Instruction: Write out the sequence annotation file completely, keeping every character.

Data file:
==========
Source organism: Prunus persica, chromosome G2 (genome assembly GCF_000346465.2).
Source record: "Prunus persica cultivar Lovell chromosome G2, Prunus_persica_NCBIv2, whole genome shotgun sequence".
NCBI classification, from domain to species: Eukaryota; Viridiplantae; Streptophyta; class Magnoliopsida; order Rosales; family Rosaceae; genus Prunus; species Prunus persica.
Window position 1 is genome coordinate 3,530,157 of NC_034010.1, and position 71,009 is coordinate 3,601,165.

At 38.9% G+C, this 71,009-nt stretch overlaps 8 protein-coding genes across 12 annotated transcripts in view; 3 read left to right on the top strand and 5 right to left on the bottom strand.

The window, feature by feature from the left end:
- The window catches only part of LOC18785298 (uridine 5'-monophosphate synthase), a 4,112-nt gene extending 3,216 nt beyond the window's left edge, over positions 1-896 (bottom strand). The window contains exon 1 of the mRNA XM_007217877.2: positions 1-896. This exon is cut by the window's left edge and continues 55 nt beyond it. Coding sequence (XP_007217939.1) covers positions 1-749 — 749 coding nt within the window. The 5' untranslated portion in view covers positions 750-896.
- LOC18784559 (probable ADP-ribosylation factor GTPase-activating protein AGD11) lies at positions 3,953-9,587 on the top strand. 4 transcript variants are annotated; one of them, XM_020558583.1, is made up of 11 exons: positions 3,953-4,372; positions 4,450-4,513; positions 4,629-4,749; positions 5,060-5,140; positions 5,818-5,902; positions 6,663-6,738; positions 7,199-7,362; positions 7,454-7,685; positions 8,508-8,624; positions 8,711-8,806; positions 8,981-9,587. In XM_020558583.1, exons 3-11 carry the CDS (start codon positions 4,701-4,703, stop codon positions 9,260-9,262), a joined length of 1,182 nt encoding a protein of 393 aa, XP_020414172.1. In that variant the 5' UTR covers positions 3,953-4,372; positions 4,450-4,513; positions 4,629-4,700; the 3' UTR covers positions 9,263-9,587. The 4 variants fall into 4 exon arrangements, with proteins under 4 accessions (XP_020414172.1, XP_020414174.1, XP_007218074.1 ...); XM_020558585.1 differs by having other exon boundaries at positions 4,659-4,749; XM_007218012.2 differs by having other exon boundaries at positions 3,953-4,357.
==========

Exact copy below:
Source organism: Prunus persica, chromosome G2 (genome assembly GCF_000346465.2).
Source record: "Prunus persica cultivar Lovell chromosome G2, Prunus_persica_NCBIv2, whole genome shotgun sequence".
NCBI classification, from domain to species: Eukaryota; Viridiplantae; Streptophyta; class Magnoliopsida; order Rosales; family Rosaceae; genus Prunus; species Prunus persica.
Window position 1 is genome coordinate 3,530,157 of NC_034010.1, and position 71,009 is coordinate 3,601,165.

At 38.9% G+C, this 71,009-nt stretch overlaps 8 protein-coding genes across 12 annotated transcripts in view; 3 read left to right on the top strand and 5 right to left on the bottom strand.

The window, feature by feature from the left end:
- The window catches only part of LOC18785298 (uridine 5'-monophosphate synthase), a 4,112-nt gene extending 3,216 nt beyond the window's left edge, over positions 1-896 (bottom strand). The window contains exon 1 of the mRNA XM_007217877.2: positions 1-896. This exon is cut by the window's left edge and continues 55 nt beyond it. Coding sequence (XP_007217939.1) covers positions 1-749 — 749 coding nt within the window. The 5' untranslated portion in view covers positions 750-896.
- LOC18784559 (probable ADP-ribosylation factor GTPase-activating protein AGD11) lies at positions 3,953-9,587 on the top strand. 4 transcript variants are annotated; one of them, XM_020558583.1, is made up of 11 exons: positions 3,953-4,372; positions 4,450-4,513; positions 4,629-4,749; positions 5,060-5,140; positions 5,818-5,902; positions 6,663-6,738; positions 7,199-7,362; positions 7,454-7,685; positions 8,508-8,624; positions 8,711-8,806; positions 8,981-9,587. In XM_020558583.1, exons 3-11 carry the CDS (start codon positions 4,701-4,703, stop codon positions 9,260-9,262), a joined length of 1,182 nt encoding a protein of 393 aa, XP_020414172.1. In that variant the 5' UTR covers positions 3,953-4,372; positions 4,450-4,513; positions 4,629-4,700; the 3' UTR covers positions 9,263-9,587. The 4 variants fall into 4 exon arrangements, with proteins under 4 accessions (XP_020414172.1, XP_020414174.1, XP_007218074.1 ...); XM_020558585.1 differs by having other exon boundaries at positions 4,659-4,749; XM_007218012.2 differs by having other exon boundaries at positions 3,953-4,357.